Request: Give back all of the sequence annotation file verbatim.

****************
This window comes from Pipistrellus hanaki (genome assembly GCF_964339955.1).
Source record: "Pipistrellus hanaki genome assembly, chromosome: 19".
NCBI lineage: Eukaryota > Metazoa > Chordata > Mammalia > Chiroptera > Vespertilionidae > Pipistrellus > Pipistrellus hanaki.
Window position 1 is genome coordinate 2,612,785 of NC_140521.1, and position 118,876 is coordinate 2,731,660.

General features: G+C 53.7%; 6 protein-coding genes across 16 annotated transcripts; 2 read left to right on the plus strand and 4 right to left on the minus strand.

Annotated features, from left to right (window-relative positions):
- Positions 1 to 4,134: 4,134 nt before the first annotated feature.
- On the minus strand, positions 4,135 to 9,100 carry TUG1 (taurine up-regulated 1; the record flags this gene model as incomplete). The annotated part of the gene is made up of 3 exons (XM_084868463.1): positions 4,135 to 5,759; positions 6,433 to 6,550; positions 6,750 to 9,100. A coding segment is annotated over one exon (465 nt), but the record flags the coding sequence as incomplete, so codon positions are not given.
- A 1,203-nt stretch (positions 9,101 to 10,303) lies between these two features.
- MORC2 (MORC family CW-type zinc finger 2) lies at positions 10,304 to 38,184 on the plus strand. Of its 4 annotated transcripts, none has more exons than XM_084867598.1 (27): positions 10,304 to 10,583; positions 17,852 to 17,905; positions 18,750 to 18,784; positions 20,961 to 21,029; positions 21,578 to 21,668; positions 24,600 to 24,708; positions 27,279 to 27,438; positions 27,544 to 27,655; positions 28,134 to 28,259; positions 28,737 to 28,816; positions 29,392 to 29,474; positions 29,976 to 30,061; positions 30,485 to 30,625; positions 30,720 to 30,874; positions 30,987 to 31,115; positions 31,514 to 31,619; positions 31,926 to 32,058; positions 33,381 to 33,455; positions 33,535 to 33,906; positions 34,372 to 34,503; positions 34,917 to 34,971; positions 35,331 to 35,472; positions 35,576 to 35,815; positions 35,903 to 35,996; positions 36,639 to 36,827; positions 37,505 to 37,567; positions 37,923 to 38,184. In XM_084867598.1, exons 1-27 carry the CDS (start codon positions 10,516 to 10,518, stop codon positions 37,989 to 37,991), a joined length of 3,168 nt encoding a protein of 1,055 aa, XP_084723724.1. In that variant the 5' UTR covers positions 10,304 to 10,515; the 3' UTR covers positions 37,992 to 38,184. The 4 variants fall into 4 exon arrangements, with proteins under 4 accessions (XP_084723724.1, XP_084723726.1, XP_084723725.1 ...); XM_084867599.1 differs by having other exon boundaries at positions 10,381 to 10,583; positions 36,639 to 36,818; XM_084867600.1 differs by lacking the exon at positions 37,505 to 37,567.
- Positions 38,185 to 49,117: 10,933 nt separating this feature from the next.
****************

This window comes from Pipistrellus hanaki (genome assembly GCF_964339955.1).
Source record: "Pipistrellus hanaki genome assembly, chromosome: 19".
NCBI lineage: Eukaryota > Metazoa > Chordata > Mammalia > Chiroptera > Vespertilionidae > Pipistrellus > Pipistrellus hanaki.
Window position 1 is genome coordinate 2,612,785 of NC_140521.1, and position 118,876 is coordinate 2,731,660.

General features: G+C 53.7%; 6 protein-coding genes across 16 annotated transcripts; 2 read left to right on the plus strand and 4 right to left on the minus strand.

Annotated features, from left to right (window-relative positions):
- Positions 1 to 4,134: 4,134 nt before the first annotated feature.
- On the minus strand, positions 4,135 to 9,100 carry TUG1 (taurine up-regulated 1; the record flags this gene model as incomplete). The annotated part of the gene is made up of 3 exons (XM_084868463.1): positions 4,135 to 5,759; positions 6,433 to 6,550; positions 6,750 to 9,100. A coding segment is annotated over one exon (465 nt), but the record flags the coding sequence as incomplete, so codon positions are not given.
- A 1,203-nt stretch (positions 9,101 to 10,303) lies between these two features.
- MORC2 (MORC family CW-type zinc finger 2) lies at positions 10,304 to 38,184 on the plus strand. Of its 4 annotated transcripts, none has more exons than XM_084867598.1 (27): positions 10,304 to 10,583; positions 17,852 to 17,905; positions 18,750 to 18,784; positions 20,961 to 21,029; positions 21,578 to 21,668; positions 24,600 to 24,708; positions 27,279 to 27,438; positions 27,544 to 27,655; positions 28,134 to 28,259; positions 28,737 to 28,816; positions 29,392 to 29,474; positions 29,976 to 30,061; positions 30,485 to 30,625; positions 30,720 to 30,874; positions 30,987 to 31,115; positions 31,514 to 31,619; positions 31,926 to 32,058; positions 33,381 to 33,455; positions 33,535 to 33,906; positions 34,372 to 34,503; positions 34,917 to 34,971; positions 35,331 to 35,472; positions 35,576 to 35,815; positions 35,903 to 35,996; positions 36,639 to 36,827; positions 37,505 to 37,567; positions 37,923 to 38,184. In XM_084867598.1, exons 1-27 carry the CDS (start codon positions 10,516 to 10,518, stop codon positions 37,989 to 37,991), a joined length of 3,168 nt encoding a protein of 1,055 aa, XP_084723724.1. In that variant the 5' UTR covers positions 10,304 to 10,515; the 3' UTR covers positions 37,992 to 38,184. The 4 variants fall into 4 exon arrangements, with proteins under 4 accessions (XP_084723724.1, XP_084723726.1, XP_084723725.1 ...); XM_084867599.1 differs by having other exon boundaries at positions 10,381 to 10,583; positions 36,639 to 36,818; XM_084867600.1 differs by lacking the exon at positions 37,505 to 37,567.
- Positions 38,185 to 49,117: 10,933 nt separating this feature from the next.